Categories: Building code, Community, Neighbours, Ontario, Tiny house | 153 Comments


On Thursday evening my friend Guillaume made the trip to Hamilton to spend the night with Hj and I.  His intent was not simply to have a visit with us but to discuss his own tiny house build.  His work as a chemical engineer has forced him through a few relocations, currently this involves a lot of hotel rooms and I can tell you from my own experience with work travel living in a suitcase is not nearly as glamourous as it might seem to those who have not done it.  Every hotel in every city, no matter where you are becomes the same disconnected holding unit.  Now, with his current location change he is keen to have a somewhat more stationary home which can be relocated when his career calls.  A tiny house, is clearly his best and only option.  However, the life appeals to him too.  He loves the idea of a sustainable lifestyle and has big (ahem, tiny) plans.  He is a person who is very connected to the Norse tradition and having a simpler life is strongly in keeping with his personal values.

We looked together through a lot of photos and talked about the long and short term planning aspects of owning a tiny house.  As well we talked about him building the house while he stays at Tiny House Ontario.  In fact, he will soon be buying a trailer and bringing it there to begin the job in earnest.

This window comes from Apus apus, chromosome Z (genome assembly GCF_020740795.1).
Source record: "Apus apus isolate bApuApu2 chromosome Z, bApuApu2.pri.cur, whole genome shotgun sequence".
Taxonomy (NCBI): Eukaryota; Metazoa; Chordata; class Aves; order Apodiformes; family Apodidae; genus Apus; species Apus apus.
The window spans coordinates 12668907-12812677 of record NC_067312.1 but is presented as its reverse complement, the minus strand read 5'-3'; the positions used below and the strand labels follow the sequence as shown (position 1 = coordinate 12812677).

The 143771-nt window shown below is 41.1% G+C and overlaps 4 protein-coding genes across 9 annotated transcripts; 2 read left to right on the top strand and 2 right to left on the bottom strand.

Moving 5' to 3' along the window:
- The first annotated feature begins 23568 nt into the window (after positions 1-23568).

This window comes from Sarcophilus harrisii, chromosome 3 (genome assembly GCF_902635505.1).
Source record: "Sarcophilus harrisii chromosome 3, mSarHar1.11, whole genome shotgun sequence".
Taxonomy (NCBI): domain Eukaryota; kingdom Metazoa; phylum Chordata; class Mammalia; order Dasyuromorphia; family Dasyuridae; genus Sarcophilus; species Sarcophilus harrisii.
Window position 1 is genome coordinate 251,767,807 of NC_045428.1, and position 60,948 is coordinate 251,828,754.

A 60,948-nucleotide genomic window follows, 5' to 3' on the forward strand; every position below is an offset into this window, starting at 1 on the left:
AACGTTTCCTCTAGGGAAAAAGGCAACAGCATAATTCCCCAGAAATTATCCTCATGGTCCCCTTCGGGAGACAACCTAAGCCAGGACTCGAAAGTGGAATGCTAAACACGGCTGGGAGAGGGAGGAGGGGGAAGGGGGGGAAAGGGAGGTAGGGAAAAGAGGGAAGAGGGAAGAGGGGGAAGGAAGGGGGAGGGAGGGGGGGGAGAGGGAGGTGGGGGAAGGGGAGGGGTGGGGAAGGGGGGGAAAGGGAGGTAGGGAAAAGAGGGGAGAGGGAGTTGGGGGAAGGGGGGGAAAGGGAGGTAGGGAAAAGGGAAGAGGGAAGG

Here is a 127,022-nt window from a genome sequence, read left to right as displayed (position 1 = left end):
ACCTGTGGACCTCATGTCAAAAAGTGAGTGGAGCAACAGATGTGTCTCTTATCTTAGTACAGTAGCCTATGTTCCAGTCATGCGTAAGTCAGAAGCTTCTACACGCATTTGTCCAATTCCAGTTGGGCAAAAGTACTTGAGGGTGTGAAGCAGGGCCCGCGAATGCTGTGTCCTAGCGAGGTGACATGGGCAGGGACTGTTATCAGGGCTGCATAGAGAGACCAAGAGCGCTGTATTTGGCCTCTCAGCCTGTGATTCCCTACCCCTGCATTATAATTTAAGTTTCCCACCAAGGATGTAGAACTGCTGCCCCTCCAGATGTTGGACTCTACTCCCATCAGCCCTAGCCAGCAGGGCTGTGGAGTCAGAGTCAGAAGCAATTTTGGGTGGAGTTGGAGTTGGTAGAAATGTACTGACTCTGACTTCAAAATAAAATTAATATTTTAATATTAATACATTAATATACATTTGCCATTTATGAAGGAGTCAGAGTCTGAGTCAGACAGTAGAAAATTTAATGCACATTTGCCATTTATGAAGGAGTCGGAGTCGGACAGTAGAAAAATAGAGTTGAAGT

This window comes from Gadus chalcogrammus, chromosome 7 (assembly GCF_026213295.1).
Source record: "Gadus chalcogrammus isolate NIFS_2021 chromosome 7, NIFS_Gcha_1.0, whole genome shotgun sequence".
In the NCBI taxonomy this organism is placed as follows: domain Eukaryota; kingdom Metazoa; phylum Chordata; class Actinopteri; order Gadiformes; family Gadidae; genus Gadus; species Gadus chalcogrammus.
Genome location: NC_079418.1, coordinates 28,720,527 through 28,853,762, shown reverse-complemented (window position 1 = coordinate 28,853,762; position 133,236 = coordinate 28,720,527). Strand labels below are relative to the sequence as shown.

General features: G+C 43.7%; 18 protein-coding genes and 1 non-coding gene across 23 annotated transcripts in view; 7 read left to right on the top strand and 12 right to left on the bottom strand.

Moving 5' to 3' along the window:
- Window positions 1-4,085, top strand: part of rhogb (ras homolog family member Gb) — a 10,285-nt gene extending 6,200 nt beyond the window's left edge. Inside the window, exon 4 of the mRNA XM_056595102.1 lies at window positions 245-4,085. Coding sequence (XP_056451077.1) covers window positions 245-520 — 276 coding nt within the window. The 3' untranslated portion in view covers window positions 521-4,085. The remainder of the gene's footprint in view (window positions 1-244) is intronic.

Laura and Guillaume


He will initially put the house in the clearing beside THO and once the shell is done it will be moved to its location at the rear of my land.  In order to park the house back there he will have to do some land prep, which is to say that he will need to trim back the shrubs along the tractor path.  They have grown back in since 2010 when we last cleared this route.  He will also have to put in a couple of loads of gravel and will get my cousin Kenny to smooth this in.  This will cost him between $600 and $1000 which is a reasonable amount of rent for him to pay for the year and the benefit to me is that it will be easier to get in there if there is a fallen tree or simply to walk back to the rear of the acreage.